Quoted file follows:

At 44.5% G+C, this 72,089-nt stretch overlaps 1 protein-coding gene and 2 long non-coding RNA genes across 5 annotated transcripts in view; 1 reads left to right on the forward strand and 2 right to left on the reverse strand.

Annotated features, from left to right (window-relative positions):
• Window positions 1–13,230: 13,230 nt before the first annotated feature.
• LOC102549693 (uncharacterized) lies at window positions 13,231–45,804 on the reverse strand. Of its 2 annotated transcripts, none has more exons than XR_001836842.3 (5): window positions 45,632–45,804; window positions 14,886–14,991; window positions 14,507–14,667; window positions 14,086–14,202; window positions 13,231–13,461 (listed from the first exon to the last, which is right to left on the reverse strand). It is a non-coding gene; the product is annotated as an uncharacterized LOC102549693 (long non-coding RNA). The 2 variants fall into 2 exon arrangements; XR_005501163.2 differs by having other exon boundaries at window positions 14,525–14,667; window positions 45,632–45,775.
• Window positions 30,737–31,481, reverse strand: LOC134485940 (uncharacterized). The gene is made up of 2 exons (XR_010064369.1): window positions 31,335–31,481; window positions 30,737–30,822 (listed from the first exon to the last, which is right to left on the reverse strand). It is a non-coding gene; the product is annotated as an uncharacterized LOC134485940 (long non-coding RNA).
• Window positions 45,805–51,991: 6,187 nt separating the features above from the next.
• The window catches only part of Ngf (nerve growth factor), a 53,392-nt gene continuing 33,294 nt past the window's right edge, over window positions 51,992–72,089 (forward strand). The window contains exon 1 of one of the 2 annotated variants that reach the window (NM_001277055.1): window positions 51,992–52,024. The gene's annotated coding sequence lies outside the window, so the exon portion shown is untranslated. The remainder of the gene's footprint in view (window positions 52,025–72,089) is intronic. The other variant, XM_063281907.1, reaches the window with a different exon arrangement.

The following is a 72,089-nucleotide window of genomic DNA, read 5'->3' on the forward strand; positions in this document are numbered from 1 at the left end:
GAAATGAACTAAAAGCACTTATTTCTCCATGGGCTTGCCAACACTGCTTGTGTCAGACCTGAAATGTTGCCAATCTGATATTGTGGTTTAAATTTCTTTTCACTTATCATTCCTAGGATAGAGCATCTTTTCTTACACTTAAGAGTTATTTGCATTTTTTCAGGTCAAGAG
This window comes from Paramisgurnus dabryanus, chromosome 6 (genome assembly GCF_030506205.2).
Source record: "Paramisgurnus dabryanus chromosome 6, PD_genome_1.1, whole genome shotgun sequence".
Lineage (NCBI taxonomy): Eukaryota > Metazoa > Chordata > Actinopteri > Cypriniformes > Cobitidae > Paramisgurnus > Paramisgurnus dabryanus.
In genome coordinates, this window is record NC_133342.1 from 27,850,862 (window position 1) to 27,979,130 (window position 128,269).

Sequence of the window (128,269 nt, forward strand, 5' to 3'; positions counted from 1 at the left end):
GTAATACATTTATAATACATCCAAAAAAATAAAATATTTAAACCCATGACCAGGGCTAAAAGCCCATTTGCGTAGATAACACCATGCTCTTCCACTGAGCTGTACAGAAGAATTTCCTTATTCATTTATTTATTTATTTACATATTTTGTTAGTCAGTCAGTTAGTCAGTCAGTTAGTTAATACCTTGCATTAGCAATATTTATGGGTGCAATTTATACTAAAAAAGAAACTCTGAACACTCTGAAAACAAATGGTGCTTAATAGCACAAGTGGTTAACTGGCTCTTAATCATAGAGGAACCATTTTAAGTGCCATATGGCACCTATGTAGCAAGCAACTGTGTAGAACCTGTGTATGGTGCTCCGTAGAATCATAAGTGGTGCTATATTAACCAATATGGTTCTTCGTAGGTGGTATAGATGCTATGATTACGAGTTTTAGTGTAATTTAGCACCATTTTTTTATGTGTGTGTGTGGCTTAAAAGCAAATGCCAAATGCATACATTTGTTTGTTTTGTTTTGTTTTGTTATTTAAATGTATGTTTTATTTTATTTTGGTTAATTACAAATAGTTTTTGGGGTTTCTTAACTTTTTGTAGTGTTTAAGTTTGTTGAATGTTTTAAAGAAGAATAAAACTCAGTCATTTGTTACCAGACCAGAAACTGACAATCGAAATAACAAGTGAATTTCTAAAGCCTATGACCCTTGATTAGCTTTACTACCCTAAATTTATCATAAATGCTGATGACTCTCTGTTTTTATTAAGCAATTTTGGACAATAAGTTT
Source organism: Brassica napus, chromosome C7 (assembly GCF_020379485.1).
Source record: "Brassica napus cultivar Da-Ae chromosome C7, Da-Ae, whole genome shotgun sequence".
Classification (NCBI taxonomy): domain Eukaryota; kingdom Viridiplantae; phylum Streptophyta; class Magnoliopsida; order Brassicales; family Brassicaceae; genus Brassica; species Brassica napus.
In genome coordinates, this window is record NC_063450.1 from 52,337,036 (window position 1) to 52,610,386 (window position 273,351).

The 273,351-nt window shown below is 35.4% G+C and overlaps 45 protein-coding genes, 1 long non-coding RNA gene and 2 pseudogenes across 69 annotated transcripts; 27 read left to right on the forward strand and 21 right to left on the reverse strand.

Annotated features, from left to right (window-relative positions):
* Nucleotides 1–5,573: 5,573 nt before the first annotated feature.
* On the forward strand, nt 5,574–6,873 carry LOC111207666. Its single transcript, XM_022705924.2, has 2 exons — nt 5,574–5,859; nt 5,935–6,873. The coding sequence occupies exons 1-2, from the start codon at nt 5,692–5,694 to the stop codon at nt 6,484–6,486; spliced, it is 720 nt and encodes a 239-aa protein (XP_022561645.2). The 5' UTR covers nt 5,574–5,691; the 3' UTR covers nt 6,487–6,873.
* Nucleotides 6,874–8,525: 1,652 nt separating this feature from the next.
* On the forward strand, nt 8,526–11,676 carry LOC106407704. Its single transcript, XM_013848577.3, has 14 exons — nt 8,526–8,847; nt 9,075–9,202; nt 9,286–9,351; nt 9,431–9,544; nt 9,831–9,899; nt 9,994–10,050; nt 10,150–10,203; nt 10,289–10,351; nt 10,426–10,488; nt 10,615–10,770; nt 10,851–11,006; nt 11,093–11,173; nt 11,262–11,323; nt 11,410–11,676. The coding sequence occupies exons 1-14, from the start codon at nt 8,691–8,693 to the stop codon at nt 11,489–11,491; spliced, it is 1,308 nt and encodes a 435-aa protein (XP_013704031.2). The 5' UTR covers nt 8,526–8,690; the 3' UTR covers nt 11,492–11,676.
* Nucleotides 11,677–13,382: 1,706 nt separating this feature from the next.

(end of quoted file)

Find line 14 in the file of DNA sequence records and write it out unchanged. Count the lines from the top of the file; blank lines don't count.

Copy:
Sequence of the window (128,269 nt, forward strand, 5' to 3'; positions counted from 1 at the left end):